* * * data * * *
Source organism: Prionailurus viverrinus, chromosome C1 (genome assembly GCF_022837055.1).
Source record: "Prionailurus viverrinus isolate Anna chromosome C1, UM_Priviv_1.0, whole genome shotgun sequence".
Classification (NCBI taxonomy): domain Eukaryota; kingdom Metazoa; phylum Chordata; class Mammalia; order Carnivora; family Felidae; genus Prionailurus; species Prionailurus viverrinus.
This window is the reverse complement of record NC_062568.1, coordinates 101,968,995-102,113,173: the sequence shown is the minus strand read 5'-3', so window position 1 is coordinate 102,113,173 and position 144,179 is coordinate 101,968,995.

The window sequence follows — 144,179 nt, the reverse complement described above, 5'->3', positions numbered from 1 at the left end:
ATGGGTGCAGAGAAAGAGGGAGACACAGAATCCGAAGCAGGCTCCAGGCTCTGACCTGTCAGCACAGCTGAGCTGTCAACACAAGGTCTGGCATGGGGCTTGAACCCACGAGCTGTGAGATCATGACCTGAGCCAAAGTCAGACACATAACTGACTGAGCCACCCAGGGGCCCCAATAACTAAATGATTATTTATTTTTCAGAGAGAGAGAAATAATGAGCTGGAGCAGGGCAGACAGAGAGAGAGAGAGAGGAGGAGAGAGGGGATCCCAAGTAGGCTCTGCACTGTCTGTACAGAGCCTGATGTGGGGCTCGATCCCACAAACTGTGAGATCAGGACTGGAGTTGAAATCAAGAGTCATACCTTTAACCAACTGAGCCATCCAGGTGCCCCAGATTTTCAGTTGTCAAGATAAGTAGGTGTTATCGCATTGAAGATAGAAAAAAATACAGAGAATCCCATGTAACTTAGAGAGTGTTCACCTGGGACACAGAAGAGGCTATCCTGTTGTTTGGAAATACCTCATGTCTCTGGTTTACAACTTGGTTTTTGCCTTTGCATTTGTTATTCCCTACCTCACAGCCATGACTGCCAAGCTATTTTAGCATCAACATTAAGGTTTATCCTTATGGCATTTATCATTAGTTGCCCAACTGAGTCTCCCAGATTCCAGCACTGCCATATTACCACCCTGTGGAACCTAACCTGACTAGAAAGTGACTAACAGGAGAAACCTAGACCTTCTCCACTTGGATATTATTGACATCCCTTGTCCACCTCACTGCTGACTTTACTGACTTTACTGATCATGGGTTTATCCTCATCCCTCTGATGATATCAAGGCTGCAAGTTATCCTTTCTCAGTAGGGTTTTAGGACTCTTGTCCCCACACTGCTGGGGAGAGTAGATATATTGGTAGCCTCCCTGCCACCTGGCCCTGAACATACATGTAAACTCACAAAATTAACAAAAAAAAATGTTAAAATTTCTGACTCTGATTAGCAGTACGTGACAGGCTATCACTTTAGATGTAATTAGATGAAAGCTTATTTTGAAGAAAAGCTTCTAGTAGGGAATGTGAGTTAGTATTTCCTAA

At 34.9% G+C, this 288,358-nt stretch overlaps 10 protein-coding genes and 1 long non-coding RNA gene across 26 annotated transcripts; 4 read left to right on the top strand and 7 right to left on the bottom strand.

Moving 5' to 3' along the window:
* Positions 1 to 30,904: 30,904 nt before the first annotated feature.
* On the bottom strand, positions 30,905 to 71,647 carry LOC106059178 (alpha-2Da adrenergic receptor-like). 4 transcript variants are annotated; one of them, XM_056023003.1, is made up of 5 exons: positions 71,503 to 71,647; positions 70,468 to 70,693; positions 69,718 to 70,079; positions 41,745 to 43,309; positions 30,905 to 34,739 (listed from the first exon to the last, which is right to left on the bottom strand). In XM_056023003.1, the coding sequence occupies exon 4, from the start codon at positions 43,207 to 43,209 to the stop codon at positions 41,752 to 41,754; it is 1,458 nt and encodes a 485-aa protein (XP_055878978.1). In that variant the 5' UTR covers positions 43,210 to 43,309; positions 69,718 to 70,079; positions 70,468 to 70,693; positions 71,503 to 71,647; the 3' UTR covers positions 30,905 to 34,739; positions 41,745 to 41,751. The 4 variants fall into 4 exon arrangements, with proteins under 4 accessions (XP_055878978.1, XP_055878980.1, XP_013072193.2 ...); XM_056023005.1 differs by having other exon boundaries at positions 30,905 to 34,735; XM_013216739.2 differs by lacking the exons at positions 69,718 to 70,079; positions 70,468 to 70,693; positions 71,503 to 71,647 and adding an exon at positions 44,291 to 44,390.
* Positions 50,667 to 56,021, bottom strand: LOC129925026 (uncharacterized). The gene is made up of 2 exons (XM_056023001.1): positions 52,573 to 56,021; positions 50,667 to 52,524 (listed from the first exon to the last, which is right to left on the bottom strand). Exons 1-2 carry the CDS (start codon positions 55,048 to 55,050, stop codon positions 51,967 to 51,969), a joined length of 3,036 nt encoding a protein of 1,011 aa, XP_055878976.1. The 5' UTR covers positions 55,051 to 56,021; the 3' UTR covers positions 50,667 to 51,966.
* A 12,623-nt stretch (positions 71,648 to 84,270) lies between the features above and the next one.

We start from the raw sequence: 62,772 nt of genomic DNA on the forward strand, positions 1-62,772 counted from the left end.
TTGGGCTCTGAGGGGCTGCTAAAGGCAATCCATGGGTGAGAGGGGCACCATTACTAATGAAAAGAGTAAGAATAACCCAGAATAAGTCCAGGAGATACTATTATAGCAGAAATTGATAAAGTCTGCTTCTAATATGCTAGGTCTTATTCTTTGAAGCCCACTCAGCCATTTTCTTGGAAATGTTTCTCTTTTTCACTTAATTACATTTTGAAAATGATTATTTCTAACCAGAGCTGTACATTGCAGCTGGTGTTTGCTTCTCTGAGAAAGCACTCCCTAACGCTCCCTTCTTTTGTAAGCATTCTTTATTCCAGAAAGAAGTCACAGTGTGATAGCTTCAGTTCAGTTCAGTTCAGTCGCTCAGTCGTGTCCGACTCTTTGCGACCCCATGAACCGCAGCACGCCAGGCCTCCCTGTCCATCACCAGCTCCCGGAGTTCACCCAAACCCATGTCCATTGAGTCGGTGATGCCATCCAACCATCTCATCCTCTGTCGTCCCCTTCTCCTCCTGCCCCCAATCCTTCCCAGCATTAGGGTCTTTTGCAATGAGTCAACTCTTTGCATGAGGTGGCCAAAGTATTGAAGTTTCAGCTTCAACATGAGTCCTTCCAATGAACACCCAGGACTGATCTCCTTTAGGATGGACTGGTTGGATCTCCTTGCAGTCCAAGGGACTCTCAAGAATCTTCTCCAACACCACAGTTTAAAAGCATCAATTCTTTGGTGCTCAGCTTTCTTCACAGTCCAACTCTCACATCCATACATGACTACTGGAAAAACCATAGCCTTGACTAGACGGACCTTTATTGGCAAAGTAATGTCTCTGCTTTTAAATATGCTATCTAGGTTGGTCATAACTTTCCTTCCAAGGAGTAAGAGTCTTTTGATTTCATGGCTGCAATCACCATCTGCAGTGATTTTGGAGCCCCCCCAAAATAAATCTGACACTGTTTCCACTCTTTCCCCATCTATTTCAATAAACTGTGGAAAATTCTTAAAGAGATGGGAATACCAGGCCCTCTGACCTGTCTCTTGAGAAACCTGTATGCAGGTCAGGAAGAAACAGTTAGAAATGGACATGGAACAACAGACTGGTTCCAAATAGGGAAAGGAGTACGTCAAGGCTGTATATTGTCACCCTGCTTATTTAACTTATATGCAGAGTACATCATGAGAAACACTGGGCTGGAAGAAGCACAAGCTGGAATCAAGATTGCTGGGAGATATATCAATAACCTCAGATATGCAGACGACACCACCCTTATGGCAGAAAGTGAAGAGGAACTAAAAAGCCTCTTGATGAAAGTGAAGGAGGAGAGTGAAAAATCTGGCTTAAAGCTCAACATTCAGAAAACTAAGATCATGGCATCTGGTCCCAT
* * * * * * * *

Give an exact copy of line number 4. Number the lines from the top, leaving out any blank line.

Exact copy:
This window is the reverse complement of record NC_062568.1, coordinates 101,968,995-102,113,173: the sequence shown is the minus strand read 5'-3', so window position 1 is coordinate 102,113,173 and position 144,179 is coordinate 101,968,995.